“I hope the little girl may not lose her father, Edward,” she said gently. “Besides, dear, you say that Mr. Marchmont tells you he has humble friends, who would take the child if anything happened to him. He does not wish us to adopt the little girl; he only asks us to interest ourselves in her fate.”
“And you will do that, mother darling?” cried the boy. “You will take an interest in her, won’t you? You couldn’t help doing so, if you were to see her. She’s not like a child, you know — not a bit like Letitia. She’s as grave and quiet as you are, mother — or graver, I think; and she looks like a lady, in spite of her poor, shabby pinafore and frock.”
“Does she wear shabby frocks?” said the mother. “I could help her in that matter, at all events, Ned. I might send her a great trunk-full of Letitia’s things: she outgrows them before they have been worn long enough to be shabby.”
The boy coloured, and shook his head.
“It’s very kind of you to think of it, mother dear; but I don’t think that would quite answer,” he said.
“Because, you see, John Marchmont is a gentleman; and, you know, though he’s so dreadfully poor now, he is heir to Marchmont Towers. And though he didn’t mind doing any thing in the world to earn a few shillings a week, he mightn’t like to take cast-off clothes.”
So nothing more was to be said or done upon the subject.
Edward Arundel wrote his humble friend a pleasant letter, in which he told John that he had enlisted his mother’s sympathy in Mary’s cause, and in which he spoke in very glowing terms of the Indian expedition that lay before him.
“I wish I could come to say good-bye to you and Miss Mary before I go,” he wrote; “but that’s impossible. I go straight from here to Southampton by coach at the end of this month, and the Auckland sails on the 2nd of February. Tell Miss Mary I shall bring her home all kinds of pretty presents from Affghanistan — ivory fans, and Cashmere shawls, and Chinese puzzles, and embroidered slippers with turned-up toes, and diamonds, and attar-of-roses, and suchlike; and remember that I expect you to write to me, and to give me the earliest news of your coming into the Lincolnshire property.”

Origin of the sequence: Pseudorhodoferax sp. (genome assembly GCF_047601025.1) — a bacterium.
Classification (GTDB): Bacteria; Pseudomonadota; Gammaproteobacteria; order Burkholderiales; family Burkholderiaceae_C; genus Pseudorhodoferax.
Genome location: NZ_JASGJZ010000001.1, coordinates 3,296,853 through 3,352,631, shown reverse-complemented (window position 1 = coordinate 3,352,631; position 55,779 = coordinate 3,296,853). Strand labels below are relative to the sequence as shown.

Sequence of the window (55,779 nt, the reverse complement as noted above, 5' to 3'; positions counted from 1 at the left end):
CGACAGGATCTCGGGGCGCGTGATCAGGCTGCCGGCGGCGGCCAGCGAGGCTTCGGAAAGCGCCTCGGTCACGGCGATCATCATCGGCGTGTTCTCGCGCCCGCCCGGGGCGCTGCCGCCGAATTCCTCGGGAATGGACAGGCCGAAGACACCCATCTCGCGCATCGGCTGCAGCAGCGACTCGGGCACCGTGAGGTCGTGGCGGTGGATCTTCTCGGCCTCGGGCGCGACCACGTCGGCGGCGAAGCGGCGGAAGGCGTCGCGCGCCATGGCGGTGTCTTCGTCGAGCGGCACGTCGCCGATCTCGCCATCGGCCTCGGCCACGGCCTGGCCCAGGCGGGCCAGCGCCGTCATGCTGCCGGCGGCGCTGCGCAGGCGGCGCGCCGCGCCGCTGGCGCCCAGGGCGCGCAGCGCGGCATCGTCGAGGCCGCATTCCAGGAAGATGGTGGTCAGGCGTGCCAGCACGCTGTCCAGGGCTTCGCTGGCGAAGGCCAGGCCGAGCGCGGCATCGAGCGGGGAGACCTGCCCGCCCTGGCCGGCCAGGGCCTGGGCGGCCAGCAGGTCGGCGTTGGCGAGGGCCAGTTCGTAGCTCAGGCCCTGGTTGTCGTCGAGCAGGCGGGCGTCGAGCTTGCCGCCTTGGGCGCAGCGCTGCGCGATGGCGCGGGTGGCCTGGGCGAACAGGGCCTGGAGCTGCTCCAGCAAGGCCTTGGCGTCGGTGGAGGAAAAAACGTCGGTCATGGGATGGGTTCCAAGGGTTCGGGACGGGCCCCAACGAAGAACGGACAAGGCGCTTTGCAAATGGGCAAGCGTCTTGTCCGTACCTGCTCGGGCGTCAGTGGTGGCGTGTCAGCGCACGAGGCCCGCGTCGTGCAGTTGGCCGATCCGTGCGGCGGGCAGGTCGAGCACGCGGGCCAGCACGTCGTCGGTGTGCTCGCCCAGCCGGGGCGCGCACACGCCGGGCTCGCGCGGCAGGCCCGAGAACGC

John Marchmont received this letter in the middle of January. He gave a despondent sigh as he refolded the boyish epistle, after reading it to his little girl.
“We haven’t so many friends, Polly,” he said, “that we should be indifferent to the loss of this one.”
Mary Marchmont’s cheek grew paler at her father’s sorrowful speech. That imaginative temperament, which was, as I have said, almost morbid in its intensity, presented every object to the little girl in a light in which things are looked at by very few children. Only these few words, and her fancy roamed far away to that cruel land whose perils her father had described to her. Only these few words, and she was away in the rocky Bolan Pass, under hurricanes of drifting snow; she saw the hungry soldiers fighting with savage dogs for the possession of foul carrion. She had heard all the perils and difficulties which had befallen the Army of the Indus in the year ‘39, and the womanly heart ached with the pain of those cruel memories.
“He will go to India and be killed, papa dear,” she said. “Oh! why, why do they let him go? His mother can’t love him, can she? She would never let him go, if she did.”
John Marchmont was obliged to explain to his daughter that motherly love must not go so far as to deprive a nation of its defenders; and that the richest jewels which Cornelia can give to her country are those ruby life-drops which flow from the hearts of her bravest and brightest sons. Mary was no political economist; she could not reason upon the necessity of chastising Persian insolence, or checking Russian encroachments upon the far-away shores of the Indus. Was Edward Arundel’s bright head, with its aureola of yellow hair, to be cloven asunder by an Affghan renegade’s sabre, because the young Shah of Persia had been contumacious?
Mary Marchmont wept silently that day over a three-volume novel, while her father was away serving writs upon wretched insolvents, in his capacity of out-door clerk to Messrs. Paulette, Paulette, and Mathewson.